add_lines_track(DMR_hyper_density, DMR_hyper_density[[4]], area = TRUE, 
        gp = gpar(fill = "#FF000080"))
    add_lines_track(DMR_hypo_density, DMR_hypo_density[[4]], area = TRUE, track = current_track(),
        gp = gpar(fill = "#0000FF80"))
}

add_graphics()

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Next we change the layout to the 'compact' mode without changing the code that adds graphics.

gtrellis_layout(n_track = 2, nrow = 4, compact = TRUE,
    track_axis = TRUE, 
    track_height = unit.c(unit(1, "null"), 
                          unit(0.5, "null")), 
    track_ylim = c(0, 8, c(0, max(c(DMR_hyper_density[[4]], DMR_hypo_density[[4]])))),
    track_ylab = c("log10(inter_dist)", "density"),
    add_name_track = TRUE, add_ideogram_track = TRUE)
add_graphics()

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By default, tracks are added from the first track to the last one. You can also add graphics in any specified chromosomes and tracks by specifying category and track.

all_chr = paste0("chr", 1:22)
letter = strsplit("MERRY CHRISTMAS!", "")[[1]]
gtrellis_layout(nrow = 5)
for(i in seq_along(letter)) {
    add_track(category = all_chr[i], track = 1, panel_fun = function(gr) {
        grid.text(letter[i], gp = gpar(fontsize = 30))
    })
}

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Following code plots coverage for a tumor sample, its companion normal sample and the ratio of coverage. First prepare the data:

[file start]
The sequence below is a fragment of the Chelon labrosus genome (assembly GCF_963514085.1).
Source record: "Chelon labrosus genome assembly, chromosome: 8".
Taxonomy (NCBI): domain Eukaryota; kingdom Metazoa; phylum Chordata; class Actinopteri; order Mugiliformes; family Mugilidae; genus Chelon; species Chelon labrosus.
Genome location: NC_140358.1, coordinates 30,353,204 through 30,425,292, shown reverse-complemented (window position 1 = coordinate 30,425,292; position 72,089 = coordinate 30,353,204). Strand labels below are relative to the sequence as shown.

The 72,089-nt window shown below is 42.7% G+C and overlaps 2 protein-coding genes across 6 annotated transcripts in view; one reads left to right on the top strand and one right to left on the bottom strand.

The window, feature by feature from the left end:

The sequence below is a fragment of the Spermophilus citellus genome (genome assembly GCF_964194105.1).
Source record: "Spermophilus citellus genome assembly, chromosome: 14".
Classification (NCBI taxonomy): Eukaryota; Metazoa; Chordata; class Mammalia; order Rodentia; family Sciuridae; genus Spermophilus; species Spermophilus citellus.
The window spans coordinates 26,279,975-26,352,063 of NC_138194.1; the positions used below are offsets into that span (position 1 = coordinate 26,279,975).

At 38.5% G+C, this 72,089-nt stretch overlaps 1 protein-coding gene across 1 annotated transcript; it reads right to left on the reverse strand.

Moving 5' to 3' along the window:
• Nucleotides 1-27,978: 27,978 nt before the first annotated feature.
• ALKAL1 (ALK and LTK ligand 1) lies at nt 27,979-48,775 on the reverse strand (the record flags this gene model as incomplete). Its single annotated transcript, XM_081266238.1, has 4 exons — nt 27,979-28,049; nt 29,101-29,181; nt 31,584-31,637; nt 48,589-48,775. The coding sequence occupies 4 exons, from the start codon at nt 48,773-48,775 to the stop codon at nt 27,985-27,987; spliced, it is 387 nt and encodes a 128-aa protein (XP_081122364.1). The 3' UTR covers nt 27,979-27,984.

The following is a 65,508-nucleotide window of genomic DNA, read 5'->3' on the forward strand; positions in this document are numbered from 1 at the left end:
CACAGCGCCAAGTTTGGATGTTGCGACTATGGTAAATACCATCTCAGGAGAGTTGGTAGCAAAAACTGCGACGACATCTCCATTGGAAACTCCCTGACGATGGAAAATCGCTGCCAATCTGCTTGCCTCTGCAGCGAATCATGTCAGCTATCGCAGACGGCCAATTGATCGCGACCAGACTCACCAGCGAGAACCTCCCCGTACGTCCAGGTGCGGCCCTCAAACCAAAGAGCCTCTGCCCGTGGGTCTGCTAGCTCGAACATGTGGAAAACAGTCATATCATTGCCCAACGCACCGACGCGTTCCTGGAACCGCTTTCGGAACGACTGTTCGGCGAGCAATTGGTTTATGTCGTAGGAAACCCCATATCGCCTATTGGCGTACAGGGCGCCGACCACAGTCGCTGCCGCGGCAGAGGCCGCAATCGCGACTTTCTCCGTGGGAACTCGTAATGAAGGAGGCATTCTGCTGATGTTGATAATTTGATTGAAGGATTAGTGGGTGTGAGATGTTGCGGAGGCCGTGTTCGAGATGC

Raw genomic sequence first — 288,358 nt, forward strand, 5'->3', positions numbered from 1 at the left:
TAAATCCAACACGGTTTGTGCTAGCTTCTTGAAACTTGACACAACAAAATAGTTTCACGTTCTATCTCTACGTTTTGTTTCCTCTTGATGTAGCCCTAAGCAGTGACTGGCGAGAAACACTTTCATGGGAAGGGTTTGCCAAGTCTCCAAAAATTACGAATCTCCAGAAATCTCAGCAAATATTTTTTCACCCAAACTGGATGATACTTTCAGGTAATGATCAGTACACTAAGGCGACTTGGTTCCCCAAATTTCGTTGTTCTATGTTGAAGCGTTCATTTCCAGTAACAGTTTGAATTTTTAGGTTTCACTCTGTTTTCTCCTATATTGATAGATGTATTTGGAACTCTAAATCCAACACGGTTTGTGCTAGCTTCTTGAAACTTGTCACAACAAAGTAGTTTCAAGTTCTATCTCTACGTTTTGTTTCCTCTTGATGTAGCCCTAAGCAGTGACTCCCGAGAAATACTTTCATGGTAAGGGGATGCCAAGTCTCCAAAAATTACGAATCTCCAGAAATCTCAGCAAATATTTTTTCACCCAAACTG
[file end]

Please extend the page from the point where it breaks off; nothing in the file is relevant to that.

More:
tumor_df = readRDS(system.file("extdata", "df_tumor.rds", package = "gtrellis"))
control_df = readRDS(system.file("extdata", "df_control.rds", package = "gtrellis"))

# remove regions that have zero coverage
ind = which(tumor_df$cov > 0 & control_df$cov > 0)
tumor_df = tumor_df[ind, , drop = FALSE]
control_df = control_df[ind, , drop = FALSE]
ratio_df = tumor_df

# get rid of small value dividing small value resulting large value
q01 = quantile(c(tumor_df$cov, control_df$cov), 0.01)
ratio_df[[4]] = log2( (tumor_df$cov+q01) / (control_df$cov+q01) * 
                       sum(control_df$cov) / sum(tumor_df$cov) )
names(ratio_df) = c("chr", "start", "end", "ratio")
tumor_df[[4]] = log10(tumor_df[[4]])
control_df[[4]] = log10(control_df[[4]])

Then, initialize the layout and add three tracks.

cov_range = range(c(tumor_df[[4]], control_df[[4]]))
ratio_range = range(ratio_df[[4]])
ratio_range = c(-max(abs(ratio_range)), max(abs(ratio_range)))

gtrellis_layout(n_track = 3, nrow = 3, byrow = FALSE, gap = unit(c(4, 1), "mm"),
    track_ylim = c(cov_range, cov_range, ratio_range),
    track_ylab = c("tumor, log10(cov)", "control, log10(cov)", "ratio, log2(ratio)"), 
    add_name_track = TRUE, add_ideogram_track = TRUE)

# track for coverage in tumor
add_points_track(tumor_df, tumor_df[[4]], pch = 16, size = unit(2, "bigpts"), 
    gp = gpar(col = "#00000020"))
add_points_track(control_df, tumor_df[[4]], pch = 16, size = unit(2, "bigpts"), 
    gp = gpar(col = "#00000020"))

# track for ratio between tumor and control
library(RColorBrewer)
col_fun = circlize::colorRamp2(seq(-0.5, 0.5, length = 11), rev(brewer.pal(11, "RdYlBu")),
    transparency = 0.5)
add_track(ratio_df, panel_fun = function(gr) {
    x = (gr[[2]] + gr[[3]])/2
    y = gr[[4]]
    grid.lines(unit(c(0, 1), "npc"), unit(c(0, 0), "native"), gp = gpar(col = "#0000FF80", lty = 2))
    grid.points(x, y, pch = 16, size = unit(2, "bigpts"), gp = gpar(col = col_fun(y)))
})